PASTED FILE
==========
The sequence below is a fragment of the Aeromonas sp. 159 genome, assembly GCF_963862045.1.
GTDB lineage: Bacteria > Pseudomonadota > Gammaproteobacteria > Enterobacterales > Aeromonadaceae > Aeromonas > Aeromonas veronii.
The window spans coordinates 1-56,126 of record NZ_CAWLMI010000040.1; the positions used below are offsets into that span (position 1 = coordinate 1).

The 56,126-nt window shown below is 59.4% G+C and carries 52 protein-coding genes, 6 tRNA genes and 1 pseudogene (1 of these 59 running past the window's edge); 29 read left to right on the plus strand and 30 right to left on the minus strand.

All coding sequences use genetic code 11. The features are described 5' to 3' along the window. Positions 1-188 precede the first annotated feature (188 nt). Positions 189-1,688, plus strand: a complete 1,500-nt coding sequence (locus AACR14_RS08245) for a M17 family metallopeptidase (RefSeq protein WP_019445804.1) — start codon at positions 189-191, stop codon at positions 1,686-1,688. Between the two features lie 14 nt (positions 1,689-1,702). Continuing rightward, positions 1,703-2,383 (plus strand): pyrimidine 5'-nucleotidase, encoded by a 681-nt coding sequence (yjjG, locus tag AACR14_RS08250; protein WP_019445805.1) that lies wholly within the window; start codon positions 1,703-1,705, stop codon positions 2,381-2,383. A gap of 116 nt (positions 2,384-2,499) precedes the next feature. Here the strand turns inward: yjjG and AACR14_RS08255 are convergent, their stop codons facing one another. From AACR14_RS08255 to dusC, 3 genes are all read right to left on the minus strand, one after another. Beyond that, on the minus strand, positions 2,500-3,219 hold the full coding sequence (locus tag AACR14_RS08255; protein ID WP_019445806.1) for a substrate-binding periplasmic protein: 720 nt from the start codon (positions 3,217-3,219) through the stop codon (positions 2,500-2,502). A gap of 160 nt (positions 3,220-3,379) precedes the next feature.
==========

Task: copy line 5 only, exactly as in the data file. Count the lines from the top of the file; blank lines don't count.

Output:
All coding sequences use genetic code 11. The features are described 5' to 3' along the window. Positions 1-188 precede the first annotated feature (188 nt). Positions 189-1,688, plus strand: a complete 1,500-nt coding sequence (locus AACR14_RS08245) for a M17 family metallopeptidase (RefSeq protein WP_019445804.1) — start codon at positions 189-191, stop codon at positions 1,686-1,688. Between the two features lie 14 nt (positions 1,689-1,702). Continuing rightward, positions 1,703-2,383 (plus strand): pyrimidine 5'-nucleotidase, encoded by a 681-nt coding sequence (yjjG, locus tag AACR14_RS08250; protein WP_019445805.1) that lies wholly within the window; start codon positions 1,703-1,705, stop codon positions 2,381-2,383. A gap of 116 nt (positions 2,384-2,499) precedes the next feature. Here the strand turns inward: yjjG and AACR14_RS08255 are convergent, their stop codons facing one another. From AACR14_RS08255 to dusC, 3 genes are all read right to left on the minus strand, one after another. Beyond that, on the minus strand, positions 2,500-3,219 hold the full coding sequence (locus tag AACR14_RS08255; protein ID WP_019445806.1) for a substrate-binding periplasmic protein: 720 nt from the start codon (positions 3,217-3,219) through the stop codon (positions 2,500-2,502). A gap of 160 nt (positions 3,220-3,379) precedes the next feature.